Project description:Introduction:Traumatic brain injury (TBI) represents a significant burden of a global disease, especially in low- and middle-income countries (LMICs) such as India. Efforts to curb the impact of TBI require an appreciation of local factors related to this disease and its treatment. Methods:Semi-structured qualitative interviews were administered to paramedics, anesthesiologists, general surgeons, and neurosurgeons in locations throughout Mumbai from April to May 2018. A thematic analysis with an iterative coding was used to analyze the data. The primary objective was to identify provider-perceived themes related to TBI care in Mumbai. Results:A total of 50 participants were interviewed, including 17 paramedics, 15 anesthesiologists, 9 general surgeons, and 9 neurosurgeons who were involved in caring for TBI patients. The majority of physicians interviewed discussed their experiences in public sector hospitals (82%), while 12% discussed private sector hospitals and 6% discussed both. Four major themes emerged: Workforce, equipment, financing care, and the family and public role. These themes were often discussed in the context of their effects on increasing or decreasing complications and delays. Participants developed adaptations when managing shortcomings in these thematic areas. These adaptations included teamwork during workforce shortages and resource allocation when equipment was limited among others. Conclusions:Workforce, equipment, financing care, and the family and public role were identified as major themes in the care for TBI in Mumbai. These thematic elements provide a framework to evaluate and improve care along the care spectrum for TBI. Similar frameworks should be adapted to local contexts in urbanizing cities in LMICs.
Project description:Over the last decades, joint arthroplasty has become a successful treatment for joint disease. Nowadays, with a growing demand and increasingly younger and active patients accepting these approaches, orthopedic surgeons are seeking implants with improved mechanical behavior and longer life span. However, aseptic loosening as a result of wear debris from implants is considered to be the main cause of long-term implant failure. Previous studies have neatly illustrated the role of micrometric wear particles in the pathological mechanisms underlying aseptic loosening. Recent osteoimmunologic insights into aseptic loosening highlight the important and heretofore underrepresented contribution of nanometric orthopedic wear particles. The present review updates the characteristics of metallic and ceramic nanoparticles generated after prosthesis implantation and summarizes the current understanding of their hazardous effects on peri-prosthetic cells.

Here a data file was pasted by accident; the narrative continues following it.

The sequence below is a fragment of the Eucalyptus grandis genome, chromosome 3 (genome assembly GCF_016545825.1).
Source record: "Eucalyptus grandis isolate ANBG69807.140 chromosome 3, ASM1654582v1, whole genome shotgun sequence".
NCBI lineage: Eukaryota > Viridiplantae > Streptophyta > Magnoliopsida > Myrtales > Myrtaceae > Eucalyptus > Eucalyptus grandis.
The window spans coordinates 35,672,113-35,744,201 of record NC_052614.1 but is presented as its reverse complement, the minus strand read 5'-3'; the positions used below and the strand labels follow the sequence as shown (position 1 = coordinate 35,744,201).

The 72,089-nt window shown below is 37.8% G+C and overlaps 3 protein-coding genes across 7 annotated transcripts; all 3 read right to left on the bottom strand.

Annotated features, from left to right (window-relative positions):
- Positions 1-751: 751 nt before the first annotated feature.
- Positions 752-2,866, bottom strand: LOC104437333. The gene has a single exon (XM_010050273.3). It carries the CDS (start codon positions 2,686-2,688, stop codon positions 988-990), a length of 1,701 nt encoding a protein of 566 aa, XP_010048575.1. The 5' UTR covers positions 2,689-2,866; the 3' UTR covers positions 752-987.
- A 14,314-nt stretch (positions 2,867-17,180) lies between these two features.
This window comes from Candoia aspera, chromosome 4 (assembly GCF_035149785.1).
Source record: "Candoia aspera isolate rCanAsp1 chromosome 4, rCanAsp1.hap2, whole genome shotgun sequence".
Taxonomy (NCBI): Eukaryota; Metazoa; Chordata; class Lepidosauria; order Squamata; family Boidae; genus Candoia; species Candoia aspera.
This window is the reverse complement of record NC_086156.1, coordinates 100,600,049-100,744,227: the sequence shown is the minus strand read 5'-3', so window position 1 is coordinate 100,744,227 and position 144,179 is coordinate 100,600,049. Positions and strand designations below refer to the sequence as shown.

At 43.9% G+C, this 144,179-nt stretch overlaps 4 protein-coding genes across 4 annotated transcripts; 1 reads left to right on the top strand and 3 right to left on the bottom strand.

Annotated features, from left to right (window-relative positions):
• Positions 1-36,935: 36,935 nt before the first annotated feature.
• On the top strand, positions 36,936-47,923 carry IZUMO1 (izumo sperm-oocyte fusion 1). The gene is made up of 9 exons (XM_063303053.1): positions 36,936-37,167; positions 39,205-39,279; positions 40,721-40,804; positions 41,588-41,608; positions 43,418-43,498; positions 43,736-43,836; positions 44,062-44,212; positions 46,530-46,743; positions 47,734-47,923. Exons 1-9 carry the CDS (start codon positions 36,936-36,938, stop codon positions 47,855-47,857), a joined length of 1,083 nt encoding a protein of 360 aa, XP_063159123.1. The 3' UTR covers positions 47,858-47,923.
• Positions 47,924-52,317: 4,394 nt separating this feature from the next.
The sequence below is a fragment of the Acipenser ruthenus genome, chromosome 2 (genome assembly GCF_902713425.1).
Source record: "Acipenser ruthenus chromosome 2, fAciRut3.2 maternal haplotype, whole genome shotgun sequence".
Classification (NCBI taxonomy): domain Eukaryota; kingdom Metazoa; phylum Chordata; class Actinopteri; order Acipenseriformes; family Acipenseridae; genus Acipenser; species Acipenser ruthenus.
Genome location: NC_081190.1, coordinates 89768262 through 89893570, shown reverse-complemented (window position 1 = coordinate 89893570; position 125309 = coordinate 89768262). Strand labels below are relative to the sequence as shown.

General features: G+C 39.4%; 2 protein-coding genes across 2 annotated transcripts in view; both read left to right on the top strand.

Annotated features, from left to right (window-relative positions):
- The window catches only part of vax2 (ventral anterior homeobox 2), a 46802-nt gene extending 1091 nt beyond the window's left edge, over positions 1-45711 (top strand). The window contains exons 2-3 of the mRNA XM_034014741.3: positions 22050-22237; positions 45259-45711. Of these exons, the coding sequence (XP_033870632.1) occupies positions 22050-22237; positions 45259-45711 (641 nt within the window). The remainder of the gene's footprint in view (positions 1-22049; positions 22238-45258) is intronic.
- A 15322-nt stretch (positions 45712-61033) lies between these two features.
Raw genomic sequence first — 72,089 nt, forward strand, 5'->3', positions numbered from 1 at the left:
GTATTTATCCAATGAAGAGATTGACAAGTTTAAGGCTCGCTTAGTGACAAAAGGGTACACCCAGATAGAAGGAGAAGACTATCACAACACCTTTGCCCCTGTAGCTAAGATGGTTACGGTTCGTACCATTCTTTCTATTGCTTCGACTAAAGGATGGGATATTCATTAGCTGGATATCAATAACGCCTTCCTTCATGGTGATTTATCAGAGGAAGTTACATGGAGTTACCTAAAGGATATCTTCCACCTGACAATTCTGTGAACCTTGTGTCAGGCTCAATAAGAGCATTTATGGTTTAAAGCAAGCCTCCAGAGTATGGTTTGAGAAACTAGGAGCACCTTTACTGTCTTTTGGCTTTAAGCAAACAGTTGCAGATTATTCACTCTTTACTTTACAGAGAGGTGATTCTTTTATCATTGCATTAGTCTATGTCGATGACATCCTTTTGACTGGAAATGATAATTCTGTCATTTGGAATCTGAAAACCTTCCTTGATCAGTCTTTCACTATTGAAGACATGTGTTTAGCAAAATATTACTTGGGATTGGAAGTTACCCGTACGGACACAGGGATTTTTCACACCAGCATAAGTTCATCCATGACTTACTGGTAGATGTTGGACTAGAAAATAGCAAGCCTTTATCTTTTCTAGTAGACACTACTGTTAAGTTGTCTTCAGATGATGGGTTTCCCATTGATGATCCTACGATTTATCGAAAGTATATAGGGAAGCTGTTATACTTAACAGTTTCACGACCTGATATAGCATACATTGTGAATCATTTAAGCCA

Project description:Background:Previous studies have reported what patients value while choosing their surgeon, but there are no studies exploring the patterns of referral to spine surgeons among primary care physicians (PCPs). This study aims to identify any trends in PCPs' referral to orthopedic surgery versus neurosurgery for spinal pathology. Methods:In total, 450 internal medicine, family medicine, emergency medicine, neurology, and pain management physicians who practice at one of three locations (suburban community hospital, urban academic university hospital, and urban private practice) were asked to participate in the study. Consenting physicians completed our 24-question survey addressing their beliefs according to pathologies, locations of pathologies, and surgical interventions. Results:Overall, 108 physicians (24%) completed our survey. Fifty-seven physicians (52.8%) felt that neurosurgeons would provide better long-term comprehensive spinal care. Overall, 66.7% of physicians would refer to neurosurgery for cervical spine radiculopathy; 52.8%, to neurosurgery for thoracic spine radiculopathy; and 56.5%, to orthopedics for lumbar spine radiculopathy. Most physicians would refer all spine fractures to orthopedics for treatment except cervical spine fractures (56.5% to neurosurgeons). Most physicians would refer to neurosurgery for extradural tumors (91.7%) and intradural tumors (96.3%). Most would refer to orthopedic surgeons for chronic pain. Finally, physicians would refer to orthopedics for spine fusion (61.1%) and discectomy (58.3%) and to neurosurgery for minimally invasive surgery (59.3%). Conclusions:Even though both orthopedic surgeons and neurosurgeons are intensively trained to treat a similar breath of spinal pathology, physicians vary in their referring patterns according to spinal pathology, location of pathology, and intended surgery. Education on the role of spine surgeons among PCPs is essential in ensuring unbiased referral patterns.